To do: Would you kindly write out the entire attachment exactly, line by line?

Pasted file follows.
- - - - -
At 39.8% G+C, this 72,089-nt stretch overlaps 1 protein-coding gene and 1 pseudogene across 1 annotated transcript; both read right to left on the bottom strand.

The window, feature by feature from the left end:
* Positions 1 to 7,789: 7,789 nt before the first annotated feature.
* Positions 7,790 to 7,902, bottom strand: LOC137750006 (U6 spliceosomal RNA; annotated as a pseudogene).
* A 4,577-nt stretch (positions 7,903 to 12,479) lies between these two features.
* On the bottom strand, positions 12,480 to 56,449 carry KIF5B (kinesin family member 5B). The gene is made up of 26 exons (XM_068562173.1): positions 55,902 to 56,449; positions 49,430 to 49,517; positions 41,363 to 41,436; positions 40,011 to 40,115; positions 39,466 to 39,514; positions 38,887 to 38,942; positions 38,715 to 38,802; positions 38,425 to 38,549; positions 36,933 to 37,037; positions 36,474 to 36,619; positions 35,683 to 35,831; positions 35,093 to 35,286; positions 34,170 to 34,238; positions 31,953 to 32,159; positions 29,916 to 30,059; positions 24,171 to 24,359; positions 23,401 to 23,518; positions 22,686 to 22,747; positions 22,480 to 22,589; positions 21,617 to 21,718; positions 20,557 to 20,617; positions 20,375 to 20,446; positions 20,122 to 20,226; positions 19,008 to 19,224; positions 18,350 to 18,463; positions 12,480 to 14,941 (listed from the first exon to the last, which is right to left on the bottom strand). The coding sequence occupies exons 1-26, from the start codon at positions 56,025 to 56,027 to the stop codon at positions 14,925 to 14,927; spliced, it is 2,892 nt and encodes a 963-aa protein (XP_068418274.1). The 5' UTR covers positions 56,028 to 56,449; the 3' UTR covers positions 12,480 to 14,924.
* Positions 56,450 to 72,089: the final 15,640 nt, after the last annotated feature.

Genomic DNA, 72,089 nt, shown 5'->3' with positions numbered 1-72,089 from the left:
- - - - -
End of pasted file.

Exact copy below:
At 39.8% G+C, this 72,089-nt stretch overlaps 1 protein-coding gene and 1 pseudogene across 1 annotated transcript; both read right to left on the bottom strand.

The window, feature by feature from the left end:
* Positions 1 to 7,789: 7,789 nt before the first annotated feature.
* Positions 7,790 to 7,902, bottom strand: LOC137750006 (U6 spliceosomal RNA; annotated as a pseudogene).
* A 4,577-nt stretch (positions 7,903 to 12,479) lies between these two features.
* On the bottom strand, positions 12,480 to 56,449 carry KIF5B (kinesin family member 5B). The gene is made up of 26 exons (XM_068562173.1): positions 55,902 to 56,449; positions 49,430 to 49,517; positions 41,363 to 41,436; positions 40,011 to 40,115; positions 39,466 to 39,514; positions 38,887 to 38,942; positions 38,715 to 38,802; positions 38,425 to 38,549; positions 36,933 to 37,037; positions 36,474 to 36,619; positions 35,683 to 35,831; positions 35,093 to 35,286; positions 34,170 to 34,238; positions 31,953 to 32,159; positions 29,916 to 30,059; positions 24,171 to 24,359; positions 23,401 to 23,518; positions 22,686 to 22,747; positions 22,480 to 22,589; positions 21,617 to 21,718; positions 20,557 to 20,617; positions 20,375 to 20,446; positions 20,122 to 20,226; positions 19,008 to 19,224; positions 18,350 to 18,463; positions 12,480 to 14,941 (listed from the first exon to the last, which is right to left on the bottom strand). The coding sequence occupies exons 1-26, from the start codon at positions 56,025 to 56,027 to the stop codon at positions 14,925 to 14,927; spliced, it is 2,892 nt and encodes a 963-aa protein (XP_068418274.1). The 5' UTR covers positions 56,028 to 56,449; the 3' UTR covers positions 12,480 to 14,924.
* Positions 56,450 to 72,089: the final 15,640 nt, after the last annotated feature.

Genomic DNA, 72,089 nt, shown 5'->3' with positions numbered 1-72,089 from the left: